From: Peter F. Patel-Schneider <pfps@research.bell-labs.com>

Date: Fri, 02 Feb 2001 09:01:46 -0500

To: timbl@w3.org

Cc: drew.mcdermott@yale.edu, connolly@w3.org, danbri@w3.org, horrocks@cs.man.ac.uk, www-rdf-logic@w3.org

Message-Id: <20010202090146Y.pfps@research.bell-labs.com>

Date: Fri, 02 Feb 2001 09:01:46 -0500

To: timbl@w3.org

Cc: drew.mcdermott@yale.edu, connolly@w3.org, danbri@w3.org, horrocks@cs.man.ac.uk, www-rdf-logic@w3.org

Message-Id: <20010202090146Y.pfps@research.bell-labs.com>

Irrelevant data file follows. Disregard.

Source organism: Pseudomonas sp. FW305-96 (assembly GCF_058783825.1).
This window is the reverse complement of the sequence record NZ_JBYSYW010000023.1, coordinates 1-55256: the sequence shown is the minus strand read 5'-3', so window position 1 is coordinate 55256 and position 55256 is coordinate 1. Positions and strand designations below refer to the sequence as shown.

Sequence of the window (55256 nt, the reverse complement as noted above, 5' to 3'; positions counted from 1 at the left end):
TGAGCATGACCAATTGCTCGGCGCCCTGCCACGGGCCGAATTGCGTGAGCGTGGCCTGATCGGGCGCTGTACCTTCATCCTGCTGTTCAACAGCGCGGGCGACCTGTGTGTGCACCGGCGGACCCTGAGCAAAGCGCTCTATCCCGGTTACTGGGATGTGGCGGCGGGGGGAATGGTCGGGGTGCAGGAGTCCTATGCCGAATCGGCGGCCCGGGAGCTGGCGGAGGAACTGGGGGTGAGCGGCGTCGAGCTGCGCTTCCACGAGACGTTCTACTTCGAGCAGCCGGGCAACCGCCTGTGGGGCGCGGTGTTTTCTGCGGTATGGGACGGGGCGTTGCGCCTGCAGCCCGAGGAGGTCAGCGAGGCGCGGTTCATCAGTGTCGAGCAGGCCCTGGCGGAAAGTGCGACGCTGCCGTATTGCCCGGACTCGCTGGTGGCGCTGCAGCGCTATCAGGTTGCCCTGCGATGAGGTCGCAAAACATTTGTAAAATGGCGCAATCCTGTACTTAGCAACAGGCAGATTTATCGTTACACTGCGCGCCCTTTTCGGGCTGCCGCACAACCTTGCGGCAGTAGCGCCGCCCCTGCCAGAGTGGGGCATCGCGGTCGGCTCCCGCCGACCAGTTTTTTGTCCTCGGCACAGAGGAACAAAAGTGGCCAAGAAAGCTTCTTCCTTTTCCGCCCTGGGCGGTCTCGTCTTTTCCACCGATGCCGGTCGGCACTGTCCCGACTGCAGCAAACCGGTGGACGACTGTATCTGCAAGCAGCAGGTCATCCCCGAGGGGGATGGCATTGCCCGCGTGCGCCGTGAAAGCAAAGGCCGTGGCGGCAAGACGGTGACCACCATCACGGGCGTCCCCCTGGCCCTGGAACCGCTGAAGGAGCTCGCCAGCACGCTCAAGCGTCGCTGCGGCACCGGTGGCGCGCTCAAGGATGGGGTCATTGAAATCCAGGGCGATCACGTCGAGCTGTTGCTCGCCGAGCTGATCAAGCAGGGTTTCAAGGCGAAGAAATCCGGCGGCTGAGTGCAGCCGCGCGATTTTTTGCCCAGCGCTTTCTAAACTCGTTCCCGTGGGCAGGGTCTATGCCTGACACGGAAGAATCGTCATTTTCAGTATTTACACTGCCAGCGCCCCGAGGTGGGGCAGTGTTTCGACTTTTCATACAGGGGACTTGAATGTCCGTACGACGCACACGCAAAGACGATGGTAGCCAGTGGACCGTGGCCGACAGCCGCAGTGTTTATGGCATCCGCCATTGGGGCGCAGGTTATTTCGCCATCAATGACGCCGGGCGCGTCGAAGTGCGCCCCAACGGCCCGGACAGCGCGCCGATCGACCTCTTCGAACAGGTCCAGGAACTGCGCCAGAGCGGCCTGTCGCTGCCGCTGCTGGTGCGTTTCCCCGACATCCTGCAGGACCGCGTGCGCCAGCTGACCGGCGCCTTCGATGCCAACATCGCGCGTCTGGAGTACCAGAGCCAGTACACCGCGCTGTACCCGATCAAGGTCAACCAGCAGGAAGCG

Tim Berners-Lee <timbl@w3.org> has made the following comment: > > There are many related logics, which use different sets of > axioms and inference rules, but have the (provable) property > that there is a mapping from formulae in one to formulae in > another such that one engine cannot infer something > which mapped across it false in the other system. > > The universal language defines this set of logics, if you like. > It doesn't define which set of axioms any engine should use. > It doesn't define which set of inference rules. > It does require that whatever you do use must be consistent > with some standard set. > > So all expressions of FOPC for example are basically > equivalent. I understand that Conceptual Graphs and KIF > are higher order logics and are equivalent. I think that the above comments severely misrepresent the situation, as least so far as ``representation'' is concerned. Yes, sufficiently powerful formalisms are in some sense universal, but this doesn't matter! FOPC is universal in roughly the same sense that lambda calculus is. KIF is universal even more strongly in this sense. For example, suppose you wanted to represent non-well-founded sets in KIF. (By the way, this is not an arbitrary example. The type relationship in RDFS is very akin to set membership, and it would be very appropriate to represent it as set membership.) How can this be done? You can't use sets built into (some versions of) KIF because this version of sets is well founded. So you have to revert to using the basic logical machinery of KIF, using an uninterpreted predicate and axiomatizing it. But now you have two completely unconnected versions of sets. Similarly, if you wanted to represent statements that had non-boolean truth values (such as confidence factors), you couldn't use the istrue predicate built into (some versions of) KIF. You would have to axiomatize this logic using uninterpreted predicates. I claim that in both cases you are not using KIF as a representation language but instead are using it as an implementation language. You could have used some other Turing-complete formalism, such as the lambda calculus. So what is gained from using a language that is universal in this sense? My view would be ``not much''. But the situation is even worse. Suppose you really wanted to have a universal language. Well there are lots of things that KIF can't state because it is essentially a first-order language, even though it has some constructs that appear to be higher order. For example, KIF can't be used to directly make statements about all propositions. You can't even pull the ``implementation'' mechanism used above because you can't finitely axiomatize higher-order logic. Now there are good reasons to prefer a first-order logic over a higher-order logic. But they have to do with (surprise) implementation and computability issues, not representational issues. If you really want to *represent* everything, you need a more-powerful logic than first-order logic, even with KIF-style extensions! This is why I (rather tongue-in-cheek) proposed Montague logic as a Universal Web Logic. However, even Montague logic is probably insufficient. (By the way, if you really want a Universal Web Logic, Montague logic would be an excellent starting point, in my opinion.) Peter Patel-Schneider Bell Labs ResearchReceived on Friday, 2 February 2001 09:02:11 UTC

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